The League

Jason Maloni
Crisis Communications Expert

Jason Maloni

Senior Vice President with
Levick Strategic Communications
and Chair of the firm's Sports & Entertainment Practice.

The Chris Cooley Rule


Social media has already changed the relationship between players and fans in a way that perhaps only talk radio did years ago. Athletes like the Redskins' DeAngelo Hall (@Dhall23) take questions from fans on a regular basis, fans love it and radio stations and talk show hosts feel cut out.

Social media, particularly blogging and Twitter, has allowed athletes and fans to connect and Twitter has become a virtual backstage pass into the private lives of a number of professional athletes - something which can be both a blessing and a curse for the NFL.

Twittering and blogging should be allowed, even encouraged. If they can be used responsibly, these tools foster a stronger bond with players and teams and, ultimately, enhance the NFL experience. However, if misused or abused, they can have equally detrimental effects on all involved. While players Tweet under their own personal identities and on their own time, they need to remember that, year round, they represent the NFL. Like it or not, they are role models 24/7.

If I were advising the NFL , I'd educate the players on the responsible use of social media. The NFL already counsels rookies on fiscal responsibility and this preseason has shown that some players need a lesson on when it's right to Tweet. Naturally, there needs to be consequences for the misuse of these tools. The NFL should designate a bright boundary line when it comes to acceptable uses of social media and the appropriate time to use these tools. Players should be fined when they cross this line.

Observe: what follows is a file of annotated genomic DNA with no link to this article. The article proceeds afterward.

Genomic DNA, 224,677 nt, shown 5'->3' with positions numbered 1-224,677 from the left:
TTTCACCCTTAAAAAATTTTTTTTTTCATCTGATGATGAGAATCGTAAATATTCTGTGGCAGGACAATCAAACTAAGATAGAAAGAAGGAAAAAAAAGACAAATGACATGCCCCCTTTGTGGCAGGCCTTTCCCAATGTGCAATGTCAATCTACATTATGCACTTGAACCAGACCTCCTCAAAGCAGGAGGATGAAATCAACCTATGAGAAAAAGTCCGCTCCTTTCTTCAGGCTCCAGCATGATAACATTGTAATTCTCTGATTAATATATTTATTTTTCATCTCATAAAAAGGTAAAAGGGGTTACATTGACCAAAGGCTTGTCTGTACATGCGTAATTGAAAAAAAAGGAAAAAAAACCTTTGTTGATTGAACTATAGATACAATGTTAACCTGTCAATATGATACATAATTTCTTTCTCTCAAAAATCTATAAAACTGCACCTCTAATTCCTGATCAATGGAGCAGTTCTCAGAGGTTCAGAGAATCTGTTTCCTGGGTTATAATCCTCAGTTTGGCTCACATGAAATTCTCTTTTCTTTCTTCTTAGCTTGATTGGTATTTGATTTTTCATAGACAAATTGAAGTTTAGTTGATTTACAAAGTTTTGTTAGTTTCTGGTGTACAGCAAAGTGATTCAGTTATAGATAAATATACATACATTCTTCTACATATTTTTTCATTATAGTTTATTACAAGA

For example, leave the cell phone in your dorm room during training camp and on game day. Improper disclosure and inappropriate behavior are also grounds for discipline. Chris Cooley pulled off a rare double last year when he (inadvertently) photographed himself for his blog naked and with an open playbook. We have the Roy Williams Rule for horse collar tackles, perhaps we need the Chris Cooley Rule for misusing social media.

You can do a lot of harm in 140 characters but you can do a lot of good too. As the most visible representatives of the NFL, players should take care to ensure that what ends up in the digital space accurately and positively reflects themselves, their teammates and coaches, and the league.

As I've said in this space before...Don't be a Twit.

By Jason Maloni  |  August 25, 2009; 9:04 AM ET  | Category:  Roger Goodell , Twitter Save & Share:  Send E-mail   Facebook   Twitter   Digg   Yahoo Buzz   StumbleUpon   Technorati  
Previous: Much Ado About Tweeting | Next: Bono to Fix Scoreboard?

The comments to this entry are closed.

RSS Feed
Subscribe to The Post

© 2011 The Washington Post Company